Boy, do I have a BIG case of Senioritis! We've talked about
motivation before, about how to stay motivated, studying for
midterms, etc. But this is a whole new level of short-timer's
syndrome. Surely you all know what I mean. It's -- day before
vacation, Friday afternoon, last week of school -- syndrome. The
unfortunate thing is, I don't think I'm classified as a senior
Last week, Forest (age 14) and I were talking about school. It
seems that we're both lacking in motivation (except I seem to hide
it a little bit better). During this conversation he said to me,
"Mom, I've had senioritis since the 5th grade" -- to which I
laughed. He's in 9th grade now. But I know exactly what he means.
Being in 7th Tri provides just a bit of a tease regarding being
done (writing business plans, talking about practices, etc.). The
fact that we keep talking about clinic is a pretty big deal. We've
already started talking about schedules. It's coming quick. I can't
wait. As far as Forest and his senioritis, he's got a good bit
longer to go than I do. It'll probably be a bit more of a struggle
for him than for me. Until then, we'll have to keep tabs on our
goofing off and not doing schoolwork.
One thing that people don't really talk about outside of school
(at least it seems that way) is variation. When you get to cadaver
lab, you'll see how vastly different things are from body to body.
Sometimes an artery is on the medial side of the muscle --
sometimes the lateral. Maybe there's a split in the vein and maybe
there isn't. I happen to know that none of my nerves in my head and
face are in the "right" spot. I have a condition known as a Chiari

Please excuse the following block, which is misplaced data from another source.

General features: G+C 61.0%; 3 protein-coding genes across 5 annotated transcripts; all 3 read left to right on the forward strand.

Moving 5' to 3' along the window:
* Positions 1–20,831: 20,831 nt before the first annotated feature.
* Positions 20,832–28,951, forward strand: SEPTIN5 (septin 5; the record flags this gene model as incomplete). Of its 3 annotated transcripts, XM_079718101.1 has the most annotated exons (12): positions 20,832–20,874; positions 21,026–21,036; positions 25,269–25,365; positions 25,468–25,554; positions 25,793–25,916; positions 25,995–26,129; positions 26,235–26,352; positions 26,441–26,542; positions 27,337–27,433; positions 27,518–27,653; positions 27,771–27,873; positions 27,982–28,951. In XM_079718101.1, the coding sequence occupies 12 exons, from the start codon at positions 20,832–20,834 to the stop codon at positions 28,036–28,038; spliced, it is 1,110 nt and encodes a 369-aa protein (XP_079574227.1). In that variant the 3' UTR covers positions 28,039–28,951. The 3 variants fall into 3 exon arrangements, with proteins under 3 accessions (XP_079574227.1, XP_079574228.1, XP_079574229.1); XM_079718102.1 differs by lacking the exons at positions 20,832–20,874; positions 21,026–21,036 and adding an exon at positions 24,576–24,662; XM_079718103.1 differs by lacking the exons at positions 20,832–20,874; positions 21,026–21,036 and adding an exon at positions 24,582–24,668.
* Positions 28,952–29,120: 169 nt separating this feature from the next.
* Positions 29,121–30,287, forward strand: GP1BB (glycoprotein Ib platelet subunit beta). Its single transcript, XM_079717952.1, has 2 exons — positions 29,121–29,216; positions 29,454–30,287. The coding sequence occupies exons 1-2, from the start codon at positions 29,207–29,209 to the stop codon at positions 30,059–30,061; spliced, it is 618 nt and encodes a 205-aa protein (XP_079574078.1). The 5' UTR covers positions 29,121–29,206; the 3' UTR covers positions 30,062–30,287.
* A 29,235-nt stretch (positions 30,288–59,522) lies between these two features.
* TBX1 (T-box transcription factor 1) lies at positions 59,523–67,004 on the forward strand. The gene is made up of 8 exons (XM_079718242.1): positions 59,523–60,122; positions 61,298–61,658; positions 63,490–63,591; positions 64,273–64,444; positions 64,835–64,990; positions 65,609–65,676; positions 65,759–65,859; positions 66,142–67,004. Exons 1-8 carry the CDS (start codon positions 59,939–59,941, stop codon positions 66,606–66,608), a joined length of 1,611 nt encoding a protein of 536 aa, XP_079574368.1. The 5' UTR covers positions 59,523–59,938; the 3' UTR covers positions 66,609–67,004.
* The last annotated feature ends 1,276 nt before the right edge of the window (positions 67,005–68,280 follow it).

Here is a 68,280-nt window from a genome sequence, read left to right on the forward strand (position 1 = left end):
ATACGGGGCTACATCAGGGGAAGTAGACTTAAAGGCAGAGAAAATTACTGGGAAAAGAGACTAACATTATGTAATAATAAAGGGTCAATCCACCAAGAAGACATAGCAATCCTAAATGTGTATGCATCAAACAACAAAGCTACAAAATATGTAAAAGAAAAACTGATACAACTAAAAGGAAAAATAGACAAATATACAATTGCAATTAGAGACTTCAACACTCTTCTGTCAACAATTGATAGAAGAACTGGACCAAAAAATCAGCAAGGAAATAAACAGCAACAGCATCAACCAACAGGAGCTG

malformation. I tell everyone that my brain is too big for my skull
-- which is actually true (but still funny). But the fact that the
junction where most of the cranial nerves exit is lower in the head
has made for interesting positioning as far as the rest of them. My
dentists are always (not) amused if I need work done. And we
figured out that regarding acupuncture of the head (on Saturday),
it's not necessarily a good idea for me.
So, regardless of the condition or the modality, it's important
to remember that not all people are wired the same, have the same
sensitivities, or respond to therapies the same way. There is no
"one size fits all" approach. The idea of "protocols" is a trap
that we can fall into -- but we have to keep in mind, that our
patients are individuals with unique bodies and unique needs.
Dave and Ricky
In Modalities this morning, we were experimenting with TENS
units. Since it didn't happen last week, I wasn't going to include
it in this week's post, but the reactions were priceless. Ricky and
Dave decided to "exercise" (or maybe it was exorcise, LOL) the
Have a great week, everybody!!!!